Stories from The Trail

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Stories from The Trail

CT Today

Stories from The Trail

CT Today

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Ditching the pencils – How students adapt to digital SAT

Ditching the pencils - How students adapt to digital SAT

  As we continue to submerge into the digital age, some things have undergone significant changes. This year, for example, the SAT has gone digital instead of the traditional pencil-and-paper format. For many nervous test takers and students with short attention spans, the new changes alleviate some burdens. 

  The exam will be shorter, being two hours and 14 minutes instead of the typical 3 hours. Senior, Megan Guttenberg, commented on the traditional SAT “I think the hardest part was reading through all the things further writing in the reading section, just because it gets really repetitive and then having to remember that for all the questions there,” said Guttenberg. The reading and writing sections have been combined into one, with a format change regarding the length of the passages. English language arts teacher, Aaron Pennington, is one of the teachers for the SAT prep class this year. “Under the old exam, you had a long passage, and then the question sort of reference a part of the passage and you had to kind of scroll through it and try to find the section that the question was referring to, you don’t have to anymore it’s going to be right there in front of you, I think that’s going to be really helpful for students as well,” said Pennington. 

  Even though the exam has many advantages students are looking forward to, including calculators for the entire math section, many still have concerns. Junior Josephine Mahonda expressed one of her worries, “Whenever we did the PSAT on computer for the first time, a whole bunch of people couldn’t get into the test and I was one of them, so I’m kind of scared about that,” said Mahonda. Some students still would prefer the SAT on paper, “I actually don’t like the fact that it’s on computer because I’m like more of a handwriting write it out type of person.” said Mahonda. Gutenberg also agreed, “I think I prefer the one on paper just because it’s easier for your eyes to focus and I feel like it’s more authentic kind of just to like read and have that in front of you,” said Guttenberg.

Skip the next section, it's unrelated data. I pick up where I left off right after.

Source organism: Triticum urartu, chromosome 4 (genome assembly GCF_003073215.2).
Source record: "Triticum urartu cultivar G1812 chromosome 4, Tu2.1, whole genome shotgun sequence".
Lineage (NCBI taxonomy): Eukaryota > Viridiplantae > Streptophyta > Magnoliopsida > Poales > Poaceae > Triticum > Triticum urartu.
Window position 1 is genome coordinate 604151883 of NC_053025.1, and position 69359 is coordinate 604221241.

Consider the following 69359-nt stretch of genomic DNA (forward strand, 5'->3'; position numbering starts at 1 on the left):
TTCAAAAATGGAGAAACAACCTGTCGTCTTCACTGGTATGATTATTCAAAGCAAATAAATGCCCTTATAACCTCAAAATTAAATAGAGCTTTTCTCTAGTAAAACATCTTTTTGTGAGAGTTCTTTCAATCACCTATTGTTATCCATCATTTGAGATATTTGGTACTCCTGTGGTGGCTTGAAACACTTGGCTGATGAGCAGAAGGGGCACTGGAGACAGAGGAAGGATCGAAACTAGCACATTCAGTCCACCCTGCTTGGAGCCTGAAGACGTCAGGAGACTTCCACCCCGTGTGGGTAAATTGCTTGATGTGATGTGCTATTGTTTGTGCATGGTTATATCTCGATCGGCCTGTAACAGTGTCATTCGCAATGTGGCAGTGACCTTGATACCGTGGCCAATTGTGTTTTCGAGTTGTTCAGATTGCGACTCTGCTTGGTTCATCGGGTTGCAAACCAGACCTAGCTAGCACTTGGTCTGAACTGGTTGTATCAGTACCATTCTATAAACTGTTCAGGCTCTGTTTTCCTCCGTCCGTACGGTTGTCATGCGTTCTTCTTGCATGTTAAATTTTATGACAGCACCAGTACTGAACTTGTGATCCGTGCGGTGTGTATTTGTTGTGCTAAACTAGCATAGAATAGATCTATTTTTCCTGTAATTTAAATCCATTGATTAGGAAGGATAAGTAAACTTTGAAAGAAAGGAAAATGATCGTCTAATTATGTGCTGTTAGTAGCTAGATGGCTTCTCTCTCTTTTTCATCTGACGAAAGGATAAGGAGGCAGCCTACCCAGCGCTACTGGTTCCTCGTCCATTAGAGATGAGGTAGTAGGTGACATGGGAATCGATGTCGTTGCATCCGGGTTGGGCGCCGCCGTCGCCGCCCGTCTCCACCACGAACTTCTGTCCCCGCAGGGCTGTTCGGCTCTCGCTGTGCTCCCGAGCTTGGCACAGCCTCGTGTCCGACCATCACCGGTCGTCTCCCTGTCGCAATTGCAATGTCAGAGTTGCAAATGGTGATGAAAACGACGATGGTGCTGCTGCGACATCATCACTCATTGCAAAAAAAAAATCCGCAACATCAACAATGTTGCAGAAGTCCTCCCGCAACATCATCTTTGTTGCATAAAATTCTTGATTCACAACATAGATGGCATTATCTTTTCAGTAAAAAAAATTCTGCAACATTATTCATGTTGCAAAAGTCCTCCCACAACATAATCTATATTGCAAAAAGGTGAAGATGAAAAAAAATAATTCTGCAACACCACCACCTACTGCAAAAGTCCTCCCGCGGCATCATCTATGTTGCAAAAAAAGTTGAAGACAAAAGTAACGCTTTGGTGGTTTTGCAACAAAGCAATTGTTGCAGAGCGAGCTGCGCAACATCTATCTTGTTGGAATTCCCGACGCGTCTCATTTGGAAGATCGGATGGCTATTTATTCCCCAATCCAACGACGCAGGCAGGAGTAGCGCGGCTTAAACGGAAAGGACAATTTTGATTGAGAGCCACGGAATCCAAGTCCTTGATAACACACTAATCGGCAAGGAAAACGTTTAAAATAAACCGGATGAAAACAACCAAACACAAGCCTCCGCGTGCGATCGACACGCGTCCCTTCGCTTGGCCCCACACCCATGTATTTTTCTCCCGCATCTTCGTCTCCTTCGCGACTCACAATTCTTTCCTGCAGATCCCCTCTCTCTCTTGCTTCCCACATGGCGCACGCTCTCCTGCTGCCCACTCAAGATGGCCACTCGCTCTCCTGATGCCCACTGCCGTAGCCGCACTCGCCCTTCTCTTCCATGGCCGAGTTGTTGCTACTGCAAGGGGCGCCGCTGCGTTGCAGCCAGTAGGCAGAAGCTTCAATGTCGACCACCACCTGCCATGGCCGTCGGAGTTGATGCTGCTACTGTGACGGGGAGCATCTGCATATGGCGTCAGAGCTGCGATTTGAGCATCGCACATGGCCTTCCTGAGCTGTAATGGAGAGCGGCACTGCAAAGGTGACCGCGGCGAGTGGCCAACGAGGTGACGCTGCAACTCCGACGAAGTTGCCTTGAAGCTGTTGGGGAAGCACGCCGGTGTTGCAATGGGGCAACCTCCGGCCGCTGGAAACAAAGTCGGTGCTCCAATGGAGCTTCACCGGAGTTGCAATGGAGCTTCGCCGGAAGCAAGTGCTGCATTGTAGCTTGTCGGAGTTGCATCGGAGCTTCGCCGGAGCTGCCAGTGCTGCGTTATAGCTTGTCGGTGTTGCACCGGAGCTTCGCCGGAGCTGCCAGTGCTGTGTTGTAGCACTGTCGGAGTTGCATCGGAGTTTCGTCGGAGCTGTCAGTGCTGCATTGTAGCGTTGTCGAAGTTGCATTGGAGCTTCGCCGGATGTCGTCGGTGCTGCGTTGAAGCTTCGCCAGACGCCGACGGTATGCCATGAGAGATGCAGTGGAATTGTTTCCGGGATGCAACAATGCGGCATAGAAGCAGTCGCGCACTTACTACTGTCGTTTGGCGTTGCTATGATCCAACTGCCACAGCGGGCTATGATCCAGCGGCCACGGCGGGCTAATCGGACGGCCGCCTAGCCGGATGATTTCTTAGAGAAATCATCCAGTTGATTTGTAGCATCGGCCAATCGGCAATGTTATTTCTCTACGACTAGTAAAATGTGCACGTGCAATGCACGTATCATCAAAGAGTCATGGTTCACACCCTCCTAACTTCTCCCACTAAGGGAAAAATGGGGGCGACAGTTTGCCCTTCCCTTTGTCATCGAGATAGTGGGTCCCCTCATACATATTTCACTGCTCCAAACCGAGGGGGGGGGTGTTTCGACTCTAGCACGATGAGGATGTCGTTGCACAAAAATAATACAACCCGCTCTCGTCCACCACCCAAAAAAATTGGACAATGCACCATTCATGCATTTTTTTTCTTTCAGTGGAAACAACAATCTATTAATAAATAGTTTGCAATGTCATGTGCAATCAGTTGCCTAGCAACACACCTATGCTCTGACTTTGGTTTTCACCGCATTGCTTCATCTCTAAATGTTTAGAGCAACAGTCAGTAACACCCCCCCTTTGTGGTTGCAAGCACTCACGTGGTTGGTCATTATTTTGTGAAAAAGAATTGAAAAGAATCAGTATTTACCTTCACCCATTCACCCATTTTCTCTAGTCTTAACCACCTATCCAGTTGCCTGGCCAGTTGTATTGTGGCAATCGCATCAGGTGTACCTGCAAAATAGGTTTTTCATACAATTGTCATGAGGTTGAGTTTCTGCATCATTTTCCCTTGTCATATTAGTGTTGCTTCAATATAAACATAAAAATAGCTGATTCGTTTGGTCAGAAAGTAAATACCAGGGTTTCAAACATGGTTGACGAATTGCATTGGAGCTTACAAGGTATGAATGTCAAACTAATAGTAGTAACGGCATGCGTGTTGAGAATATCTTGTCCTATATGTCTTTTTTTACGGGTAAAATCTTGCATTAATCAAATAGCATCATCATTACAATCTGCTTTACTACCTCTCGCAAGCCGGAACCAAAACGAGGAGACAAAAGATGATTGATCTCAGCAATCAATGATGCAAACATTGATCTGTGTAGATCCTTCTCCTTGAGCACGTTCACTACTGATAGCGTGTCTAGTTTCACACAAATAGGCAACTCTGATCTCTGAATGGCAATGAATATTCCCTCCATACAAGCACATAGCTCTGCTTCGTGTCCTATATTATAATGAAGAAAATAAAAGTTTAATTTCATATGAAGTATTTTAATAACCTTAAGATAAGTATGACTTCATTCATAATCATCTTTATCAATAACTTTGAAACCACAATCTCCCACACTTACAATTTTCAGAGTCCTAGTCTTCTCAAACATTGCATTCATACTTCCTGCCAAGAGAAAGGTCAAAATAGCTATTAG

Despite this, teachers are hoping that this digital SAT will have a positive impact on students’ performance. “During COVID in the pandemic and everything, students scores really took a nosedive, understandably, and there’s been a lot of concern in the media and among our political leaders, ‘oh, kids can’t read blah, blah, blah’” said Pennington. “I’m hoping that the digital SAT is going to put some of that hysteria to rest and kids will show that they can do this and they’re going to perform better,” Pennington continued. As Pennington hopes for a rise in performance, he gives advice on what students can do, “I’m a big believer in practice and data shows that the more you practice, the better your score is.” Pennington also mentioned that he is using Khan Academy for the first time, a resource that many students have explored in hopes of improving their SAT score. 

  As many prepare for the exam, many wonder how the SAT going digital is going to change standardized testing and education overall. As an AP language and composition teacher, Pennington is fond of the idea of going digital. “AP Lang this year had the option of going digital and Cherokee Trail chose to do that […] I really think it’s the wave of the future, so I think it’s a good thing that we’re kind of out there on the edge and helping students adapt to this new testing environment,” said Pennington. The digital SAT at Cherokee Trail will be held on April 17, 2024.


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About the Contributors
Edward Tay
Edward Tay, Staff Reporter
Edward Tay (pictured on the right) is a junior at Cherokee Trail High School and a staff member at CT Trail Media. He joined CT Trail Media to gain experience and elevate his knowledge of creating videos, creating exciting stories, and how to be more entertaining.   Edward has a YouTube channel and created videos since he was 10. His knowledge of video editing and understanding of social media led him to have over 6.8 thousand subscribers and gain over 1.5 million views in all of his YouTube videos combined.   As a freshman, one video he created from Video Production class was one of two videos selected to be broadcasted on CTTV. In FBLA, he qualified for state in the Digital Video Production category.   Besides video editing, he also enjoys chess and tennis. He is the current President of Chess Club at CT. He also likes to compete in chess tournaments. Notable achievements include getting 7th at the 2023 Scholastic State Championships, K-12 division, 4th at the Summit School of Chess #5, Open division, and participated in the Denver Open, U1800 division. He also volunteers at the Chess Club at Tallyn's Reach Library. This year is his 3rd year of tennis and his 1st year of Varsity tennis.    He also focuses a lot on his academics. This year, he has 5 AP courses. His hard work in school led to him receiving the AP Scholar Award once he finished his sophomore year.
Anayla Apolinar
Anayla Apolinar, Staff Reporter
This is Anayla’s first year in digital media. She is in her junior year and was born in Miami, Florida. With her experience from intro to journalism, Anayla hopes to capture many stories and share them with Cherokee Trail. One of her favorite things about being a part of the digital media team is interviewing people. She loves to touch base on different topics and gather different perspectives and opinions.

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